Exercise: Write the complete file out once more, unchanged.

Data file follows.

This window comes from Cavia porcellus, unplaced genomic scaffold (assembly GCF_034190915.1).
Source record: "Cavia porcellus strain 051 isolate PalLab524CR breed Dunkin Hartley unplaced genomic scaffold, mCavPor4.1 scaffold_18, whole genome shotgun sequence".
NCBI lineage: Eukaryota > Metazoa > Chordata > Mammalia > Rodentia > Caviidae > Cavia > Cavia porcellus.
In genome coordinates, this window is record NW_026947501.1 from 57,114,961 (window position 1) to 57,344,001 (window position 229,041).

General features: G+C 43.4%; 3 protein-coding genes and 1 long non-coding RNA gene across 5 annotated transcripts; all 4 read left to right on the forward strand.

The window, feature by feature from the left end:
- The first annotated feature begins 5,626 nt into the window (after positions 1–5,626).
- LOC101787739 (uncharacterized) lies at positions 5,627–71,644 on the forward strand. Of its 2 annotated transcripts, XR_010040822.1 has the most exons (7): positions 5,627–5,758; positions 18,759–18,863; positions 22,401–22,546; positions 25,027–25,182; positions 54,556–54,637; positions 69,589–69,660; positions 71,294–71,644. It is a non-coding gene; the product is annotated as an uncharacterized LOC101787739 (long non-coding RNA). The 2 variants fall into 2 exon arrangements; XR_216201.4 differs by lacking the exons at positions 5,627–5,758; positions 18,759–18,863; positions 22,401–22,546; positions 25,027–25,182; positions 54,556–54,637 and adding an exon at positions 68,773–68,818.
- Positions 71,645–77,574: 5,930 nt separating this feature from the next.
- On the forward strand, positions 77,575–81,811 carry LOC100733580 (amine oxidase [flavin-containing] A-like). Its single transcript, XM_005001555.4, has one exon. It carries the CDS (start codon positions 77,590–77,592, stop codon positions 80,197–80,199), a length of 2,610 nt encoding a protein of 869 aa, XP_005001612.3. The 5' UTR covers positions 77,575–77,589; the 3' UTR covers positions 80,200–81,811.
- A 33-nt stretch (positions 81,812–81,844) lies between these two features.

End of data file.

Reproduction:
This window comes from Cavia porcellus, unplaced genomic scaffold (assembly GCF_034190915.1).
Source record: "Cavia porcellus strain 051 isolate PalLab524CR breed Dunkin Hartley unplaced genomic scaffold, mCavPor4.1 scaffold_18, whole genome shotgun sequence".
NCBI lineage: Eukaryota > Metazoa > Chordata > Mammalia > Rodentia > Caviidae > Cavia > Cavia porcellus.
In genome coordinates, this window is record NW_026947501.1 from 57,114,961 (window position 1) to 57,344,001 (window position 229,041).

General features: G+C 43.4%; 3 protein-coding genes and 1 long non-coding RNA gene across 5 annotated transcripts; all 4 read left to right on the forward strand.

The window, feature by feature from the left end:
- The first annotated feature begins 5,626 nt into the window (after positions 1–5,626).
- LOC101787739 (uncharacterized) lies at positions 5,627–71,644 on the forward strand. Of its 2 annotated transcripts, XR_010040822.1 has the most exons (7): positions 5,627–5,758; positions 18,759–18,863; positions 22,401–22,546; positions 25,027–25,182; positions 54,556–54,637; positions 69,589–69,660; positions 71,294–71,644. It is a non-coding gene; the product is annotated as an uncharacterized LOC101787739 (long non-coding RNA). The 2 variants fall into 2 exon arrangements; XR_216201.4 differs by lacking the exons at positions 5,627–5,758; positions 18,759–18,863; positions 22,401–22,546; positions 25,027–25,182; positions 54,556–54,637 and adding an exon at positions 68,773–68,818.
- Positions 71,645–77,574: 5,930 nt separating this feature from the next.
- On the forward strand, positions 77,575–81,811 carry LOC100733580 (amine oxidase [flavin-containing] A-like). Its single transcript, XM_005001555.4, has one exon. It carries the CDS (start codon positions 77,590–77,592, stop codon positions 80,197–80,199), a length of 2,610 nt encoding a protein of 869 aa, XP_005001612.3. The 5' UTR covers positions 77,575–77,589; the 3' UTR covers positions 80,200–81,811.
- A 33-nt stretch (positions 81,812–81,844) lies between these two features.